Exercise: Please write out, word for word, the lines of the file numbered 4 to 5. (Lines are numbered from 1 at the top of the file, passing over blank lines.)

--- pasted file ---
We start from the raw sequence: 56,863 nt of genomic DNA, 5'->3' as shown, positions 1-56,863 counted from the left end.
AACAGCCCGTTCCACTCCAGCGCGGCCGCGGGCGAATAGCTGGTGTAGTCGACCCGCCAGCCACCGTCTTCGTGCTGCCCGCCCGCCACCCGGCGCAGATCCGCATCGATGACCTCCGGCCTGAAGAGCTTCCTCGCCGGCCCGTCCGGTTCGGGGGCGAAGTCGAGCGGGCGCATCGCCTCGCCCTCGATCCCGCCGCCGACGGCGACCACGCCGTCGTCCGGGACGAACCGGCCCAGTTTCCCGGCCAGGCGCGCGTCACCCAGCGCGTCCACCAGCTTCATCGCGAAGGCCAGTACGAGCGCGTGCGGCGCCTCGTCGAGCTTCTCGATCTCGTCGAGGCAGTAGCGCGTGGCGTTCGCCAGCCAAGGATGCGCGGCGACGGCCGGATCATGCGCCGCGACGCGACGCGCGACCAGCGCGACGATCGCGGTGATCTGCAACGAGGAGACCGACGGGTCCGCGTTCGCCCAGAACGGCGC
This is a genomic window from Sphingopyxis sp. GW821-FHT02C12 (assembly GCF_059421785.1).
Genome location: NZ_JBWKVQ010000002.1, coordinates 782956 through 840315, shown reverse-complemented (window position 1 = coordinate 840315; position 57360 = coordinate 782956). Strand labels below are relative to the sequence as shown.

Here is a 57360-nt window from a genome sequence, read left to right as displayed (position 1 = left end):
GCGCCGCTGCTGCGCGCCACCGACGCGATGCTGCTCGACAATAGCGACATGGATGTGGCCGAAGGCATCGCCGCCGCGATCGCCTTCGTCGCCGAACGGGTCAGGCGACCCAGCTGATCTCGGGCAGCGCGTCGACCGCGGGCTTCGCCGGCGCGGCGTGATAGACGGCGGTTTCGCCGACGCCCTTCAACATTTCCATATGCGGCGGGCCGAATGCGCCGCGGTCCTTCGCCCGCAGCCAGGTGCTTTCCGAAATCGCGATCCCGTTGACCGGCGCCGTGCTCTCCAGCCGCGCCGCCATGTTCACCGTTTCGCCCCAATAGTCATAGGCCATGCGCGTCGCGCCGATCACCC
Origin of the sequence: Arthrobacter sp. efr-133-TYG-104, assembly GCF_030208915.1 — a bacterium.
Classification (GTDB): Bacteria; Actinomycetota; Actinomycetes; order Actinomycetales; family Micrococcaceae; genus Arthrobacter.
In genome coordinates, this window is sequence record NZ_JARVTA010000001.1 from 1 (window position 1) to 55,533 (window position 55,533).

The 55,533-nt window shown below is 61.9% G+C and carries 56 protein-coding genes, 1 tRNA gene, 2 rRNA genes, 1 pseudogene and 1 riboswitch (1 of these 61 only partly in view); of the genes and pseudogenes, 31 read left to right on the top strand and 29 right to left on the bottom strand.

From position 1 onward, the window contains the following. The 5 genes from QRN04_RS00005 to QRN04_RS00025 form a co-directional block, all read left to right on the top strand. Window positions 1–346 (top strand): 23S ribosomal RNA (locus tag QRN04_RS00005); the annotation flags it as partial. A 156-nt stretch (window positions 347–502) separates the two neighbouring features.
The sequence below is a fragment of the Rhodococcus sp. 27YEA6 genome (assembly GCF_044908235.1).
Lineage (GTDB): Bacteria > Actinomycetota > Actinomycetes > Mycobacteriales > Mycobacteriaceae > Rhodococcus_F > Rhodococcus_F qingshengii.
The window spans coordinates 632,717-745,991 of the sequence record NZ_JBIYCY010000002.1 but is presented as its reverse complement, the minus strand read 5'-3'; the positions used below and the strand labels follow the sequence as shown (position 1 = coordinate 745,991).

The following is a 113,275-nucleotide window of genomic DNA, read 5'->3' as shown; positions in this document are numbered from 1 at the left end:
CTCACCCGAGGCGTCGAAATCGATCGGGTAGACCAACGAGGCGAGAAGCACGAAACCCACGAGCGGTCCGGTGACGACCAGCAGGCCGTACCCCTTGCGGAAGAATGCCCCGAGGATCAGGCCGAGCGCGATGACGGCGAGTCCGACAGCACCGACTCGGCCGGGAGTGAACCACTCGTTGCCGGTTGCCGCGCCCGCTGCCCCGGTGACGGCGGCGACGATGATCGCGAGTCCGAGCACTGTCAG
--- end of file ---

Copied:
Genome location: NZ_JBWKVQ010000002.1, coordinates 782956 through 840315, shown reverse-complemented (window position 1 = coordinate 840315; position 57360 = coordinate 782956). Strand labels below are relative to the sequence as shown.

Here is a 57360-nt window from a genome sequence, read left to right as displayed (position 1 = left end):